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Wednesday, October 22, 2014
Taking the PR Out of PRT PDF Print E-mail
RAFAEL MERINO CORTÉS   
Thursday, July 20, 2006

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PUERTO RICO FOR SALE
As a perpetual colony, Puerto Rico’s assets and resources have always been traded by US and foreign companies in exchange for protection and financial dependency from the US government. Luis Muñoz Marín thought that by signing a deal in 1952 with the US government to create the “Commonwealth” relation, Puerto Rico would soon attain independence and regain control of its assets and resources. That day never came. This image was found on eBay. An actual vintage certificate began bidding for $9.95 but you can buy it now for $12.00. Just recently, a small town in California was sold on eBay. Puerto Rico cannot be far behind.

Imagen the latest efforts to deal with an impending economic recession in Puerto Rico, the insular government has decided to exercise its option of selling its minority stake in that island’s telecommunication system, Puerto Rico Telephone (PRT), to the Mexican company, Telmex. The Mexican telecommunications company also agreed just months before to purchase Verizon’s majority stake in PRT.

Upon approval and completion of all deals, Telmex would own 80% of Puerto Rico’s land and wireless communication infrastructure, ending a century and a half old legacy of Puerto Rico and the US controlling that Caribbean island’s communication system. Although Puerto Rico has never been known for innovation in telecommunications, wired communication has existed on the island since 1858.

Most if not all of PRT will continue to operate under Puerto Rican labor laws and by Puerto Rican workers but will be subject to Telmex shareholder and management direction.    

As a colonial possession of the United States, the Puerto Rican insular government, as well as Verizon, must wait for approval from the US Federal Communications Commission (FCC) before the deals can go forward. In addition, the FCC would continue to regulate the operations of PRT as it does with all private telecommunication operators in the United States.

According to the Associated Press (AP), the Puerto Rican government will use the sale of its 28% of PRT, valued at approximately $500 million, to offset deficits in the Government Retirement Systems Administration.

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WHAT THE HECK IS “PORTO?”

The detail reads, "The name of this corporation has been changed to PUERTO RICO TELEPHONE COMPANY." Apparently, Spanish as a Second Language (SSL) never caught on after the US invasion in 1898. Although Anglos eventually figured out the proper spelling of “Puerto Rico,” language continues to be a contentious issue between the US and Porto...I mean, Puerto Rico. Ironically (or not), “Porto Roc” is a slang term for Puerto Ricans among the youth in the United States.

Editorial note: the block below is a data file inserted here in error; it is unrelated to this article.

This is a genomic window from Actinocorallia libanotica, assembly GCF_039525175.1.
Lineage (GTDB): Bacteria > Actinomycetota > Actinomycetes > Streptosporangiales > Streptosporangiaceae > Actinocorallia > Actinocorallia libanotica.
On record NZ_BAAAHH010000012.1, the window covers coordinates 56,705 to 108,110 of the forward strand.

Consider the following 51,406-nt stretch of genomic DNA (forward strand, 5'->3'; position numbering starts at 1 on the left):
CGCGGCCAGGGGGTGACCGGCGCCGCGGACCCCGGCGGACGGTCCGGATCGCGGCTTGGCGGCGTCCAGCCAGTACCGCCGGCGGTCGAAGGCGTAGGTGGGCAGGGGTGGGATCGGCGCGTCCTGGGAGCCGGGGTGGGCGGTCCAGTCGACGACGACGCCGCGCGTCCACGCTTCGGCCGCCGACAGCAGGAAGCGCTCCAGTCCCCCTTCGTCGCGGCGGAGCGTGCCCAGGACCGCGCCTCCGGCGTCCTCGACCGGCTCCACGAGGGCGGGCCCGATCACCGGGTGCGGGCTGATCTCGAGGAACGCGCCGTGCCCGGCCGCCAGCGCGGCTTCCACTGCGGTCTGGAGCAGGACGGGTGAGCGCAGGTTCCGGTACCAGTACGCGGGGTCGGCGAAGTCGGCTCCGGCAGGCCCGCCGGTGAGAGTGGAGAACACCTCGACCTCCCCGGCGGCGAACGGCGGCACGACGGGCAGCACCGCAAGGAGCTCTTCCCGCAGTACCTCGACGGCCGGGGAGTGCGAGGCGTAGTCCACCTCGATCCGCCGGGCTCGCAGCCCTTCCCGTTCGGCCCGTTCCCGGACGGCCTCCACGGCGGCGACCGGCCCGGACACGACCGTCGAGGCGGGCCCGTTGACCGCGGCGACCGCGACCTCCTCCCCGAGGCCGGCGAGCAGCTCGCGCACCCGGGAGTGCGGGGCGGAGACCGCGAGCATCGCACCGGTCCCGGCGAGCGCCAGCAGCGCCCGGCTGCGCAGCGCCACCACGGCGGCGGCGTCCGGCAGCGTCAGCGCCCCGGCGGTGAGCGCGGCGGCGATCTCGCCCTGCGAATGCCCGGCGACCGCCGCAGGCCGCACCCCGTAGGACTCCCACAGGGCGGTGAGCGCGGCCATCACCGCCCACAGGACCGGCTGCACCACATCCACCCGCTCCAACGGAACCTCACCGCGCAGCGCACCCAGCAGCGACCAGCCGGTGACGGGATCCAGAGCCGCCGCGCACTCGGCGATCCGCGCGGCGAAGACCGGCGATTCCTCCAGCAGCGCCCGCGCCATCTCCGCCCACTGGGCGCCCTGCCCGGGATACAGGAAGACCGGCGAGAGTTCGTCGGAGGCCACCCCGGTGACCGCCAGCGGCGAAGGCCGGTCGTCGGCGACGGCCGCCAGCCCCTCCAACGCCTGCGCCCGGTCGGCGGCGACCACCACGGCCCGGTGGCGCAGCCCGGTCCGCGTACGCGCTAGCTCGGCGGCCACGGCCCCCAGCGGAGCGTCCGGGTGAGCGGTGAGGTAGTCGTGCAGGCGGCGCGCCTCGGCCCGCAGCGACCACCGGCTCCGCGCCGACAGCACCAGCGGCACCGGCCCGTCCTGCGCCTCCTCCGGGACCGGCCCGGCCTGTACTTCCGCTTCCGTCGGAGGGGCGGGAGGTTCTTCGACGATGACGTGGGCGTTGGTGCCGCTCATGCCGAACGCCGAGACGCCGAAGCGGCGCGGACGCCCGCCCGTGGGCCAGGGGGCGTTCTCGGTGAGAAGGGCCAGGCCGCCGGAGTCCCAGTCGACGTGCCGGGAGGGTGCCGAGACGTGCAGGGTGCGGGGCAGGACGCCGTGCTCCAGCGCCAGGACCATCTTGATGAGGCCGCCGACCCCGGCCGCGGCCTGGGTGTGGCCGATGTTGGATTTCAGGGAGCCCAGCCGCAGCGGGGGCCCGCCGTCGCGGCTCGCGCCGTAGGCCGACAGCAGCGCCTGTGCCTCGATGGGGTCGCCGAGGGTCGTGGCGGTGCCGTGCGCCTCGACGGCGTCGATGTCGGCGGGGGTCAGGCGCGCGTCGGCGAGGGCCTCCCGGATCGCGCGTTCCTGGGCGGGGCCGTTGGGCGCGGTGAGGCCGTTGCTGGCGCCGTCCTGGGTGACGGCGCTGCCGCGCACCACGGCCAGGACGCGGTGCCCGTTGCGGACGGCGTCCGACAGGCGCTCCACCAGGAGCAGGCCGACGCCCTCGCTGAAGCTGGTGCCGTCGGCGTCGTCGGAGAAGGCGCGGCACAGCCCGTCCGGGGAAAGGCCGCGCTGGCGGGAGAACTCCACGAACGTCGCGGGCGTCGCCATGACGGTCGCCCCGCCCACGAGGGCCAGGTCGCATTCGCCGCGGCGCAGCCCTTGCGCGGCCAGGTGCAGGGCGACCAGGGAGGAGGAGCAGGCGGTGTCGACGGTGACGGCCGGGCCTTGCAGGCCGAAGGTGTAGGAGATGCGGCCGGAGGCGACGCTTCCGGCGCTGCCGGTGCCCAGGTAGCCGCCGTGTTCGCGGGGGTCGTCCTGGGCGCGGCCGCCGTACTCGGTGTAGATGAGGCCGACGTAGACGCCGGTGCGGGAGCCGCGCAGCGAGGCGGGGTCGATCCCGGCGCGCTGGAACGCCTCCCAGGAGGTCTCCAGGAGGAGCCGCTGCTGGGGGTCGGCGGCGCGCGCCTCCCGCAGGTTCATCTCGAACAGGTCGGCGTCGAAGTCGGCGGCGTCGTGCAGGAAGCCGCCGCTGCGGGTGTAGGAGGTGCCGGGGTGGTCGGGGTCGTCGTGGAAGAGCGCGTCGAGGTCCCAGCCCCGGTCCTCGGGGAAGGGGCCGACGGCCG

Puerto Rico’s governor, Aníbal Acevedo Vilá, told the AP that should the FCC approve the sale he would also give his blessings.

''We only have 28% of the shares. That doesn’t give us the power to decide anything at PRT,” Acevedo Vilá said.

Since 1999, the PRT shares have produced a 4.3% average growth rate according to Alfredo Salazar, President of the Government Development Bank of Puerto Rico. Salazar added that the cash from the PRT sale could be used for better performing investment instruments. The Retirement System, for example, has yielded a 9.8% growth by comparison.

Wired communication in Puerto Rico began in 1858 when Samuel Morse introduced the telegraph into the island. Morse had a daughter living on the island, in the beach town of Arroyo. She was married to a Danish merchant, Edward Lind, who worked a few towns away in Hacienda La Enriqueta. Morse connected his son-in-law's hacienda to the house in Arroyo that year with a wired telegraph system. The Spanish colonial government formally registered and authorized the telegraph lines the following year, on March 1, 1859. On that day Morse transmitted the prophetic lines, "Puerto Rico, beautiful jewel! When you are linked with the other jewels of the Antilles in the necklace of the world's telegraph, yours will not shine less brilliantly in the crown of your Queen!"

The visionary inventor and artist (he was a painter as well), ironically enough, was an open supporter of slavery. He even argued that it was sinful to oppose slavery and he recommended that churches excommunicate anyone who committed the 'sacrilege' of promoting the abolition of slavery. It is not known whether Ramón Emeterio Betances, an abolitionist, considered father of the Puerto Rican nation, ever met Moore. That would have been bar brawl, guaranteed.